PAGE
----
occupied by her and their 6 children and they were dependent on
the rentals of their other properties. She also informed the court that
despite Sabalones’ retirement, he did not return to his legitimate family and
instead maintained a separate residence with Thelma Cumareng and their 3
children. Remedios prayed for a decree of legal separation and liquidation of
their conjugal properties, with forfeiture of her husband’s share. Also prayed
for preventing the Sabalones from disturbing the tenants in the Forbes Park
property and disposing any of the conjugal properties
• After trial, Judge Mariano Umali found that the petitioner had indeed
contracted a bigamous marriage on October 5, 1981 with Thelma Cumareng.
The court, then, decreed the legal separation of Sabalones and Remedios ,
forfeiture of his share in the conjugal properties and non-entitlement to
support
• Pendente lite, Remedios filed a motion for issuance of a write of preliminary
injunction preventing Sabalones from interfering in the administration of their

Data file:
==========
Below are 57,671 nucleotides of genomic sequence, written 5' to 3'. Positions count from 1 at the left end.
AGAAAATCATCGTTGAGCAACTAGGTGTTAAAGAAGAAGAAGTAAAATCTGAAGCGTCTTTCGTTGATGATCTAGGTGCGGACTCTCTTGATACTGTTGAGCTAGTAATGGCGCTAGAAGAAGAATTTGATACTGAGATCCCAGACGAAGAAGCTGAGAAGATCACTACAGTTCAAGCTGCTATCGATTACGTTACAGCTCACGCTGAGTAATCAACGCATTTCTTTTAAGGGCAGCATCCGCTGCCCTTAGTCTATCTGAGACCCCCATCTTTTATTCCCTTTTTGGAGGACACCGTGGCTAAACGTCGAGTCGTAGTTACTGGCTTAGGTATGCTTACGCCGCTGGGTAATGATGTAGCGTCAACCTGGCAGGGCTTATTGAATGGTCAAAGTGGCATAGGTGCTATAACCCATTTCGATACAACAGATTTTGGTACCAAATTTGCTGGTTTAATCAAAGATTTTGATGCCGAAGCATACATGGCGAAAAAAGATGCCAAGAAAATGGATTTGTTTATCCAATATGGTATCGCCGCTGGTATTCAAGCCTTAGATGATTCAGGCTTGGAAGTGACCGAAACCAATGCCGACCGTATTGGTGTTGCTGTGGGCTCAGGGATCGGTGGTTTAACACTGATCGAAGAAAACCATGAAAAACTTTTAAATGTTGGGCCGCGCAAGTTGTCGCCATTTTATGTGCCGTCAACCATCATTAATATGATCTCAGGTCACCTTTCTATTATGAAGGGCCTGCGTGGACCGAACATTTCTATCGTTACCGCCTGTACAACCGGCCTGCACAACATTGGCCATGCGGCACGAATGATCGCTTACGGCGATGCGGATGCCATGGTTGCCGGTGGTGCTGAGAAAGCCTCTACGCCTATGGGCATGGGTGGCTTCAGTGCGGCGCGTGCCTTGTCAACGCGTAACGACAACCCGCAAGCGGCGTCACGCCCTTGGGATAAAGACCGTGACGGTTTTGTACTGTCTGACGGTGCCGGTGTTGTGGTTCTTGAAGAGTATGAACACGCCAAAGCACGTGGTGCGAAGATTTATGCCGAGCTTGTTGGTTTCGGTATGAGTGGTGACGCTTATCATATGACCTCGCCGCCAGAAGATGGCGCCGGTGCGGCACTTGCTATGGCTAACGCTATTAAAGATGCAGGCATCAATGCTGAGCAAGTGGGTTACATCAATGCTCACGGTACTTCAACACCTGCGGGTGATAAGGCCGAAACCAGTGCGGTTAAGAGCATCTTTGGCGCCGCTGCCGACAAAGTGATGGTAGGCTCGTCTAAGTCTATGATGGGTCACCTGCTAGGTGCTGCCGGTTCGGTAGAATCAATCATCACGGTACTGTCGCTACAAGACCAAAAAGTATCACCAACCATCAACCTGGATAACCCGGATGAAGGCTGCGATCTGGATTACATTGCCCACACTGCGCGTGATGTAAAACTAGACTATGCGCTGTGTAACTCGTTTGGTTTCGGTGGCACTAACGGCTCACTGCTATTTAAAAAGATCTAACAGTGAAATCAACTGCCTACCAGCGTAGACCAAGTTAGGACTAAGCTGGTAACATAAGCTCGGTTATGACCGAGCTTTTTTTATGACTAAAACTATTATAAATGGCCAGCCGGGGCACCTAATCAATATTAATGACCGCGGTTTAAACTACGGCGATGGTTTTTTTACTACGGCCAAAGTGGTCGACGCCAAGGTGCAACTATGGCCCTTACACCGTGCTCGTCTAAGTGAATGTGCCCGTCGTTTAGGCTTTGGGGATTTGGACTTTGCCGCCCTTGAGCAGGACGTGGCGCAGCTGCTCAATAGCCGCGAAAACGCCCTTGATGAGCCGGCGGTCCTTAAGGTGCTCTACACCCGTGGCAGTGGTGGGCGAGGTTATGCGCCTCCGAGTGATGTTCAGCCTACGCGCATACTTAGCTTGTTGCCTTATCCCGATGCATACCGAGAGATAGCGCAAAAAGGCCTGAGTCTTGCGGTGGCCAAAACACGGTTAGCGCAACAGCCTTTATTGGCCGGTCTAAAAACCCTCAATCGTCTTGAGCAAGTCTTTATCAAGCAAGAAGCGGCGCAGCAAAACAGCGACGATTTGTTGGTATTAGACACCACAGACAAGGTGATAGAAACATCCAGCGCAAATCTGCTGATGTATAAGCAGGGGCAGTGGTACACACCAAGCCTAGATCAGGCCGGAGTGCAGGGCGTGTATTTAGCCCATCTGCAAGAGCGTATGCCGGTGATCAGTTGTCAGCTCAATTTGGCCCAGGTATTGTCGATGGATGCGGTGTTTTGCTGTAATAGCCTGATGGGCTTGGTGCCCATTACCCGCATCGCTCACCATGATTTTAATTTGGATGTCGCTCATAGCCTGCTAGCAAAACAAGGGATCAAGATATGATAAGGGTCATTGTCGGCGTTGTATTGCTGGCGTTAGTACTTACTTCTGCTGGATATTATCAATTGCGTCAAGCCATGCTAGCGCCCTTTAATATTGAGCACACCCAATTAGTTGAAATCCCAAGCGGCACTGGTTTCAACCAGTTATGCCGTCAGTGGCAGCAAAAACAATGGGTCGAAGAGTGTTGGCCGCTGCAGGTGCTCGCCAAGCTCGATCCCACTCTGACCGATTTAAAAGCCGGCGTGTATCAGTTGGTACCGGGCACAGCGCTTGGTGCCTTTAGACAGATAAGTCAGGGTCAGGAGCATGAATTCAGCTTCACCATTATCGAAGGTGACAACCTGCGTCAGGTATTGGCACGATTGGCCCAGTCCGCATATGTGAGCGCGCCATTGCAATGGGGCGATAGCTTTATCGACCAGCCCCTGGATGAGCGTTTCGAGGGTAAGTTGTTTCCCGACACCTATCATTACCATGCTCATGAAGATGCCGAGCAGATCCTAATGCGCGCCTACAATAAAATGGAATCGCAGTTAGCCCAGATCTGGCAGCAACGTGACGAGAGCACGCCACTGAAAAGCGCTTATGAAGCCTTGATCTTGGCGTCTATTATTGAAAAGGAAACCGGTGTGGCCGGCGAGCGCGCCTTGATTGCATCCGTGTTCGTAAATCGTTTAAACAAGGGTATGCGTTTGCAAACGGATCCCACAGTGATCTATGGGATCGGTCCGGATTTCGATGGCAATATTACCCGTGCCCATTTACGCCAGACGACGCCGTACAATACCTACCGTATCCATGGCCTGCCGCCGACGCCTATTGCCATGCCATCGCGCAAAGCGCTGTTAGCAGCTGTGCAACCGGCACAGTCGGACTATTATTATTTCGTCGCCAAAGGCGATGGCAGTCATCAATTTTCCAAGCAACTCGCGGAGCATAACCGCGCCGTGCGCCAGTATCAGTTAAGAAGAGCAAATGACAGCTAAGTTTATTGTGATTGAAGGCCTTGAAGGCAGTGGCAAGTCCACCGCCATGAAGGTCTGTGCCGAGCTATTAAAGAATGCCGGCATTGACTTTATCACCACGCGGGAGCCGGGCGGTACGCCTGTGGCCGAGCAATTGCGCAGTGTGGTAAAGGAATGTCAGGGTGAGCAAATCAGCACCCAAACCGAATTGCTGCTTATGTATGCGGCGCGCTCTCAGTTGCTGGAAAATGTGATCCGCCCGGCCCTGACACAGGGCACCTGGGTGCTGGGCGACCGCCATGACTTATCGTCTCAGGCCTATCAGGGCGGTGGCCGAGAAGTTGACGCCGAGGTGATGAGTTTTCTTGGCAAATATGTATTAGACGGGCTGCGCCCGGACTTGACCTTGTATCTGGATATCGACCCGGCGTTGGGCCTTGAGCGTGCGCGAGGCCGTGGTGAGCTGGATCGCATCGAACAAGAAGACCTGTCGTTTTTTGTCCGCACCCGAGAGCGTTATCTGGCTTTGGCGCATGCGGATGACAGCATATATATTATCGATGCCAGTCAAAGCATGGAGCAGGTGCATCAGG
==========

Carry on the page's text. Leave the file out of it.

properties. Petitioner opposed motion
• April 7, 1992 – CA granted the preliminary injunction
• Petitioner argued that the law provides of a joint administration of the
conjugal properties by the husband and wife, citing Art. 124 FC. Also the
court failed to appoint an administrator pursuant to Art. 61 FC

ISSUE: Whether or not the wife, pendente lite, can enter into a contract of lease of
a conjugal property without the consent of both spouses

HELD: While the law does indeed grant the spouses joint administration over
conjugal properties under Art. 124 FC, Art. 61 of the same code is to be applied in
the instant case since the legal separation case filed by the wife is still pending.
Pending the appointment of an administrator over the conjugal assets, CA was
justified in allowing the wife to continue with her administration pursuant to Art. 61
FC. This provision states that after a petition for legal separation has been
filed, the trial court shall, in the absence of a written agreement between
the couple, appoint either one of the spouses or a third person to act as
the administrator.

While it is true that no formal designation of the administrator has been made, such
designation was implicit in the decision of the trial court denying the petitioner any
share in the conjugal properties (and thus also disqualifying him as administrator
thereof). That designation was in effect approved by the Court of Appeals when it
issued in favor of the respondent wife the preliminary injunction now under
challenge.

The primary purpose of the provisional remedy of injunction is to preserve the